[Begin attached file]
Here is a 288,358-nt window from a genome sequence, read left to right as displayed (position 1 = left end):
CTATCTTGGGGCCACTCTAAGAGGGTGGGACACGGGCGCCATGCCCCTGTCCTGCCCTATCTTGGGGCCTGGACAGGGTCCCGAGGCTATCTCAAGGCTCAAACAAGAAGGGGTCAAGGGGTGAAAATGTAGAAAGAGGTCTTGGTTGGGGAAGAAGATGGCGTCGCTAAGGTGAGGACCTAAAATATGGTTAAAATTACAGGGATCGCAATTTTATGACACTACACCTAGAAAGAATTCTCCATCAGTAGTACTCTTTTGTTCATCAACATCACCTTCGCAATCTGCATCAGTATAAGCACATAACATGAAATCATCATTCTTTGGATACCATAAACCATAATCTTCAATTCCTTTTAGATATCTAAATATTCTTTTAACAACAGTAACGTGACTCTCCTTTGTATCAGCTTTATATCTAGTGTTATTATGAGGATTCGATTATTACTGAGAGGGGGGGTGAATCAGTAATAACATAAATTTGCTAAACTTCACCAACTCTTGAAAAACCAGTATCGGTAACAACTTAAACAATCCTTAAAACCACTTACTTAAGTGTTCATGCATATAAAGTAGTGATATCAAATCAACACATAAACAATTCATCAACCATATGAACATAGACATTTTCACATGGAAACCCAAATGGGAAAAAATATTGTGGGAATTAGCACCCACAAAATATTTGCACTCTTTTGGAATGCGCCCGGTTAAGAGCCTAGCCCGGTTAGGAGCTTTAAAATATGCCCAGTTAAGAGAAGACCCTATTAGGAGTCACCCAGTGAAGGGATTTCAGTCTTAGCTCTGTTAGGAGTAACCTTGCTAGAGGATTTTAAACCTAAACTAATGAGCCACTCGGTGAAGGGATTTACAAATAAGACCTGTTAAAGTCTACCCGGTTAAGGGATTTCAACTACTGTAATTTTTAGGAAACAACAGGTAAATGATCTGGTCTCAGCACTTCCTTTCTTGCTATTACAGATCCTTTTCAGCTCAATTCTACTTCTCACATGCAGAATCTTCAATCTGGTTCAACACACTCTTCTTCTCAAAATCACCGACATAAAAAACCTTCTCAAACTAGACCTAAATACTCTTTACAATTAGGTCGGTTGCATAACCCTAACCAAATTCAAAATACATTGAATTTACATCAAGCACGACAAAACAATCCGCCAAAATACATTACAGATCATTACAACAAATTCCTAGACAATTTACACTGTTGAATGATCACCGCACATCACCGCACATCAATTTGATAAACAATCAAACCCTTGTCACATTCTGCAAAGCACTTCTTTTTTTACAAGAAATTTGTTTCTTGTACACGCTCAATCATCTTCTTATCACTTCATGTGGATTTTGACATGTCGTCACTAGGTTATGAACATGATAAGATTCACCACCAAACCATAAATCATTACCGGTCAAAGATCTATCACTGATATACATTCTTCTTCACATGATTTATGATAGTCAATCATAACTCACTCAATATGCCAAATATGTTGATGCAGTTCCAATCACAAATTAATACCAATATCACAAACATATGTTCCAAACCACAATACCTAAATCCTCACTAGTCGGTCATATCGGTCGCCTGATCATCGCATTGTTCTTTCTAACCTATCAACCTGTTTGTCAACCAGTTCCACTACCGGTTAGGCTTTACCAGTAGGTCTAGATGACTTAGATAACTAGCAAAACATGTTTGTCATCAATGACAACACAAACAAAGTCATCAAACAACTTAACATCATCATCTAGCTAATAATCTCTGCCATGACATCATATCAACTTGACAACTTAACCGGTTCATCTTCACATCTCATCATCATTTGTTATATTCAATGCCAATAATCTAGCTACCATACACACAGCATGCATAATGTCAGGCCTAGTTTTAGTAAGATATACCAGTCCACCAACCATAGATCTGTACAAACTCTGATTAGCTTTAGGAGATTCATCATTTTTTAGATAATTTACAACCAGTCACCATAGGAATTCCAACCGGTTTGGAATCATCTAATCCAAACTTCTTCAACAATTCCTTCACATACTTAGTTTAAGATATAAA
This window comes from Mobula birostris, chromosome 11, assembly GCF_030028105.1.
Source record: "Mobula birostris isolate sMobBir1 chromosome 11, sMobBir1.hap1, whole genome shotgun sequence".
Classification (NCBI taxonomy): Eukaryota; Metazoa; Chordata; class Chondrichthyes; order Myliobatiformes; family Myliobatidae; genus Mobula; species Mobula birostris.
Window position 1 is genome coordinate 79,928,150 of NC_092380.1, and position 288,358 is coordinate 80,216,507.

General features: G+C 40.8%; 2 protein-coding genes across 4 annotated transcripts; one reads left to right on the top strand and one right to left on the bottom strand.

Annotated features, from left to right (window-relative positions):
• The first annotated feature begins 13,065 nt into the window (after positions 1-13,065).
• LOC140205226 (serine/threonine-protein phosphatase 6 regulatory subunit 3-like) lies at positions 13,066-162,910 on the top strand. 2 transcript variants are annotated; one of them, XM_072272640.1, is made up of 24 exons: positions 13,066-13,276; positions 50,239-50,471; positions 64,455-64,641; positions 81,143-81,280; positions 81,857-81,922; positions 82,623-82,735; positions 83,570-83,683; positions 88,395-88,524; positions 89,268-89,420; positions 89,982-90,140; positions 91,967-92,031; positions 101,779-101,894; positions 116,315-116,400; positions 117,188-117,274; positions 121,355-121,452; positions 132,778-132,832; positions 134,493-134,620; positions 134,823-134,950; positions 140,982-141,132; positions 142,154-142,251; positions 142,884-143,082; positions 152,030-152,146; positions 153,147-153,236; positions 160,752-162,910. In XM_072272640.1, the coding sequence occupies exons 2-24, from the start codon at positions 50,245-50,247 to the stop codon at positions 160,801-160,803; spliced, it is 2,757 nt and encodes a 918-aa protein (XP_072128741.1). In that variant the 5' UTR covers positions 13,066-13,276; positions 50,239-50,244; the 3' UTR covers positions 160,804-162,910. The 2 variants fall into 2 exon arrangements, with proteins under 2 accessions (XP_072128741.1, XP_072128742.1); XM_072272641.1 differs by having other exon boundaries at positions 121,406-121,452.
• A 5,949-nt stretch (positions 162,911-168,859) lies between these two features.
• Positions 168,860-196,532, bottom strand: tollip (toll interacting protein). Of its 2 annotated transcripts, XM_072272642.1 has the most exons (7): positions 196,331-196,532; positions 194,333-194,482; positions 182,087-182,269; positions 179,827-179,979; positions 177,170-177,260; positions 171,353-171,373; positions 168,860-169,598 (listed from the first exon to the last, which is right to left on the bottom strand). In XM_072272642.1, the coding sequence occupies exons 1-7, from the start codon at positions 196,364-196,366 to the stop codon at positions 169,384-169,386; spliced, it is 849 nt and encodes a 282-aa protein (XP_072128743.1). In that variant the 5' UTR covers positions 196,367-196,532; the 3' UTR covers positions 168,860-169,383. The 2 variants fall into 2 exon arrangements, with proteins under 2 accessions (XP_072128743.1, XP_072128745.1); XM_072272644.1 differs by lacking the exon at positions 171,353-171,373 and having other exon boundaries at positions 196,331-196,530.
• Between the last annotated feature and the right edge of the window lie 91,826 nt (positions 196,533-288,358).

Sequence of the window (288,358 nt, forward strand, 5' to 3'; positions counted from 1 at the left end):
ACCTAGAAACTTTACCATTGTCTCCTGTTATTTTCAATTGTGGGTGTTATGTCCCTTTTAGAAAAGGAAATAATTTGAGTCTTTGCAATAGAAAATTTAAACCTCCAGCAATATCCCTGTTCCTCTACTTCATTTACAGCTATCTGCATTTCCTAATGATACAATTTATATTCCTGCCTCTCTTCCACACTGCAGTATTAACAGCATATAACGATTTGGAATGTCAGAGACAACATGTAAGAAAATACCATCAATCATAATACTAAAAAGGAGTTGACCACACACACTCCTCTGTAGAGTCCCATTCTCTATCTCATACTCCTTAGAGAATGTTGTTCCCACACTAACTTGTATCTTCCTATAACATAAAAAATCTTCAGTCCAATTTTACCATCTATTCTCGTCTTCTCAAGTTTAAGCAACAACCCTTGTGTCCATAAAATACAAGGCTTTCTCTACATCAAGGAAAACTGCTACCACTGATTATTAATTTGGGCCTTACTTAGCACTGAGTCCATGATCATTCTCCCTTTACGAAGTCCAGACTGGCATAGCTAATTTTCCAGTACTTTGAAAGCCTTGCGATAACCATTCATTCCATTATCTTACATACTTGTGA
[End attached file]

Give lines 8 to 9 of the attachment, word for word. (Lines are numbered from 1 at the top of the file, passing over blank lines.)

Annotated features, from left to right (window-relative positions):
• The first annotated feature begins 13,065 nt into the window (after positions 1-13,065).